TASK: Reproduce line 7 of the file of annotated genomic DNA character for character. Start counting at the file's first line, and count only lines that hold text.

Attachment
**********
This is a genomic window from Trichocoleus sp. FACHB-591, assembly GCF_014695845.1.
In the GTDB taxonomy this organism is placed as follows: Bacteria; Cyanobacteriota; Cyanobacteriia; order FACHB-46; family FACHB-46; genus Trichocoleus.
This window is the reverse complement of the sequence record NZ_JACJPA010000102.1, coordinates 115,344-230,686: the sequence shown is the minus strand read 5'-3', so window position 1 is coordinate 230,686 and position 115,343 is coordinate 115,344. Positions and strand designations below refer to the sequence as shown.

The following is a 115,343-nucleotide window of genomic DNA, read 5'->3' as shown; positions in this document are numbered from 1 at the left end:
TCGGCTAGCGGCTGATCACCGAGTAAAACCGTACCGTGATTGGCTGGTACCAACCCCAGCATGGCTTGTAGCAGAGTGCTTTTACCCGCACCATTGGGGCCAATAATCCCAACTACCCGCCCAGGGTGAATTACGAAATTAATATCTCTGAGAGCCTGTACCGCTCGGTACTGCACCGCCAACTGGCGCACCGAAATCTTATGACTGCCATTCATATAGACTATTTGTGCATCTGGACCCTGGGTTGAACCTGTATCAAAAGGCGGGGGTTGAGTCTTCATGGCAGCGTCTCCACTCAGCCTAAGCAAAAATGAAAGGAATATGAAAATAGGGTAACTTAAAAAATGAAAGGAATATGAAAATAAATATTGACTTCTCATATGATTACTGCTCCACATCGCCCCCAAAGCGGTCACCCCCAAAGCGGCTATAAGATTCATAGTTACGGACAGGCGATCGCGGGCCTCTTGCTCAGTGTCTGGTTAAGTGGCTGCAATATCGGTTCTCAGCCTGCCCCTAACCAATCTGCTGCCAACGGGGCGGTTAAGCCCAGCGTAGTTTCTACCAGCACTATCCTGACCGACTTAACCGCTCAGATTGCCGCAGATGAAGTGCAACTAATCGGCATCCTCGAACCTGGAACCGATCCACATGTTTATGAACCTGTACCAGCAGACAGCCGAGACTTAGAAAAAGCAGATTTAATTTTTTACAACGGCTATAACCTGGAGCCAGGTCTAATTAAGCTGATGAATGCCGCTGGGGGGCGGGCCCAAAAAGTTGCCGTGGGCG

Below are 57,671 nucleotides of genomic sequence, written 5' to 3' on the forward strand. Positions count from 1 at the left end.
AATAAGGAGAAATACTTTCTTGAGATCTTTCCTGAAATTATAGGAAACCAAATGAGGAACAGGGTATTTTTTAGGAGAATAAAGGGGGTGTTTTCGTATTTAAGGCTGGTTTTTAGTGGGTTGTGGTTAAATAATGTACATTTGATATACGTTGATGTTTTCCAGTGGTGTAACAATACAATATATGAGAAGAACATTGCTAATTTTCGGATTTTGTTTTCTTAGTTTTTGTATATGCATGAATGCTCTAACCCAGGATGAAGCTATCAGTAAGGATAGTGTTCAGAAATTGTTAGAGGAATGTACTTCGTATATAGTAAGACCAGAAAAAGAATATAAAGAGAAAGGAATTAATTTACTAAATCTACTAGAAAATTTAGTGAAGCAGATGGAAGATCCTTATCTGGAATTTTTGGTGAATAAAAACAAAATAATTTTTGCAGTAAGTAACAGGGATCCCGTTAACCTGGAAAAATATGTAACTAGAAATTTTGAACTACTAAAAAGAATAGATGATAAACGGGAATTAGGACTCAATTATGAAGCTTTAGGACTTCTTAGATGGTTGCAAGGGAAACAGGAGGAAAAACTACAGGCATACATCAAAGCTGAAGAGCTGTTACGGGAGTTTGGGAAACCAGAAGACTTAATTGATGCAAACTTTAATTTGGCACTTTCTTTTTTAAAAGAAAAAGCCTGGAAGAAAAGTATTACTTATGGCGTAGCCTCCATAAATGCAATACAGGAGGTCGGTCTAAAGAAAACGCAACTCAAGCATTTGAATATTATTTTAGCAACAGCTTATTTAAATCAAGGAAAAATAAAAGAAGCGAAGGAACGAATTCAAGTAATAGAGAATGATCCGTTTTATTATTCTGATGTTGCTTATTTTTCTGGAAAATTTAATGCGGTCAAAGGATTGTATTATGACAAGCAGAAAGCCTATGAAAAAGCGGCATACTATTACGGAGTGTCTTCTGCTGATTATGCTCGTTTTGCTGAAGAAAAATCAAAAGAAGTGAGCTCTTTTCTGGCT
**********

AATAAGGAGAAATACTTTCTTGAGATCTTTCCTGAAATTATAGGAAACCAAATGAGGAACAGGGTATTTTTTAGGAGAATAAAGGGGGTGTTTTCGTATTTAAGGCTGGTTTTTAGTGGGTTGTGGTTAAATAATGTACATTTGATATACGTTGATGTTTTCCAGTGGTGTAACAATACAATATATGAGAAGAACATTGCTAATTTTCGGATTTTGTTTTCTTAGTTTTTGTATATGCATGAATGCTCTAACCCAGGATGAAGCTATCAGTAAGGATAGTGTTCAGAAATTGTTAGAGGAATGTACTTCGTATATAGTAAGACCAGAAAAAGAATATAAAGAGAAAGGAATTAATTTACTAAATCTACTAGAAAATTTAGTGAAGCAGATGGAAGATCCTTATCTGGAATTTTTGGTGAATAAAAACAAAATAATTTTTGCAGTAAGTAACAGGGATCCCGTTAACCTGGAAAAATATGTAACTAGAAATTTTGAACTACTAAAAAGAATAGATGATAAACGGGAATTAGGACTCAATTATGAAGCTTTAGGACTTCTTAGATGGTTGCAAGGGAAACAGGAGGAAAAACTACAGGCATACATCAAAGCTGAAGAGCTGTTACGGGAGTTTGGGAAACCAGAAGACTTAATTGATGCAAACTTTAATTTGGCACTTTCTTTTTTAAAAGAAAAAGCCTGGAAGAAAAGTATTACTTATGGCGTAGCCTCCATAAATGCAATACAGGAGGTCGGTCTAAAGAAAACGCAACTCAAGCATTTGAATATTATTTTAGCAACAGCTTATTTAAATCAAGGAAAAATAAAAGAAGCGAAGGAACGAATTCAAGTAATAGAGAATGATCCGTTTTATTATTCTGATGTTGCTTATTTTTCTGGAAAATTTAATGCGGTCAAAGGATTGTATTATGACAAGCAGAAAGCCTATGAAAAAGCGGCATACTATTACGGAGTGTCTTCTGCTGATTATGCTCGTTTTGCTGAAGAAAAATCAAAAGAAGTGAGCTCTTTTCTGGCT